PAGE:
Hand-Calculating the Independent Samples t Test
Step 1: State hypotheses
Step 2: Calculate the mean for each of the two groups
Step 3: Calculate the standard error of the difference between the means
Step 4: Calculate the t test statistic
Step 5: Determine degrees of freedom (dfs)
Step 6: Locate the critical value
Step 7: Make a decision about the null hypothesis
Step 8: Calculate an effect size
Step 9: Determine the confidence interval
Independent Samples t Test and SPSS
Establishing your spreadsheet
Running your analyses
What am I looking at? Interpreting your SPSS output
Chapter Application Questions
Questions for Class Discussion
Chapter 8- Comparing Two Repeated Group Means: The Paired Samples t Test
Conceptual Understanding of the Tool
The Study
The Tool
Ingredients
Hypothesis from Stirling et al. (2014)
Interpreting the Tool
Testing the null hypothesis
Extending our null hypothesis test
Assumptions of the tool
Using Your New Statistical Tool
Hand-Calculating the Paired Samples t Test
Step 1: State hypotheses
Step 2: Calculate the mean difference score
Step 3: Calculate the standard error of the difference scores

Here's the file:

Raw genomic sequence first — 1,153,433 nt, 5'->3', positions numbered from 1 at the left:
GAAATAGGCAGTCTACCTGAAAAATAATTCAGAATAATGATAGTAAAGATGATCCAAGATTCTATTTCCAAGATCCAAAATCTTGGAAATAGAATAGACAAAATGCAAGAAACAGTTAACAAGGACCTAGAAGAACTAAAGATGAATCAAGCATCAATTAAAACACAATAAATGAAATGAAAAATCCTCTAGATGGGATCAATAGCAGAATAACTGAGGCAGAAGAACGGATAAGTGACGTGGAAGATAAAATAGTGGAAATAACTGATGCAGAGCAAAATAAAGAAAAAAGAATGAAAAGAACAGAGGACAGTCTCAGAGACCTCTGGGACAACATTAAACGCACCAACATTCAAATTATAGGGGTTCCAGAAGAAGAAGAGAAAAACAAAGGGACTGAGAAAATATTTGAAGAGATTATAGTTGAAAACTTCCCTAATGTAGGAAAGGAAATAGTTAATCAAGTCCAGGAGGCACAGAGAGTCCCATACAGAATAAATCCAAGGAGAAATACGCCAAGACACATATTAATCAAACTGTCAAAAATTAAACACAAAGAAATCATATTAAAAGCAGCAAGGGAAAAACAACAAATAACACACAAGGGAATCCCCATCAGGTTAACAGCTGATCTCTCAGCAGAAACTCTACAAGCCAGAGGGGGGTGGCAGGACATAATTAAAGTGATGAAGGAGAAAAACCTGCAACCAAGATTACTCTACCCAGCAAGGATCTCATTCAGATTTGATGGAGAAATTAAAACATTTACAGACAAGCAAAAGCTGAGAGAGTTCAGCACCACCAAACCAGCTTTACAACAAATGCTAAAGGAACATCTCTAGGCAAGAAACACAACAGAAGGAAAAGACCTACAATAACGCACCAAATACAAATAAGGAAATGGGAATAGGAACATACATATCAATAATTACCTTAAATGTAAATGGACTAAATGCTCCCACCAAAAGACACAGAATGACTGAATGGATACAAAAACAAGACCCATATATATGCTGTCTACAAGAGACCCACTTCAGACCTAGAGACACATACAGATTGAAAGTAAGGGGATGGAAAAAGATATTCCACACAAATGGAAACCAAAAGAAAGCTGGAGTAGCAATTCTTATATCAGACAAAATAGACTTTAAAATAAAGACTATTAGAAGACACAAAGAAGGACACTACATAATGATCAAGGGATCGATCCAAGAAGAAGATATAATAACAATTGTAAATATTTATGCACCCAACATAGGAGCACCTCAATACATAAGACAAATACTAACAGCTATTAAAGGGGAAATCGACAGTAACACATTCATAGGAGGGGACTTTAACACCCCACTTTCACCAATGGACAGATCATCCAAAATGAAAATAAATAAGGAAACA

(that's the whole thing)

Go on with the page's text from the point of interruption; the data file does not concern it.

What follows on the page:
Step 4: Calculate the t test statistic
Step 5: Determine degrees of freedom (dfs)
Step 6: Locate the critical value
Step 7: Make a decision about the null hypothesis
Step 8: Calculate an effect size
Step 9: Determine the confidence interval
Paired Samples t Test and SPSS
Establishing your spreadsheet
Running your analyses
What am I looking at? Interpreting your SPSS output
Chapter Application Questions
Questions for Class Discussion
Chapter 9- Comparing Three or More Group Means: The One-Way, Between-Subjects Analysis of Variance (ANOVA)
Conceptual Understanding of the Tool
The Study
The Tool
Ingredients
Assumptions of the tool
Hypothesis from Eskine (2012)
Interpreting the Tool
Testing the null hypothesis
Extending our null hypothesis test
Going beyond the F ratio: Post hoc tests
Using Your New Statistical Tool
Hand-Calculating the One-Way, Between-Subjects ANOVA
Step 1: State hypotheses
Step 2: Calculate the mean for each group
Step 3: Calculate the sums of squares (SSs)
Total Sums of Squares (SStotal)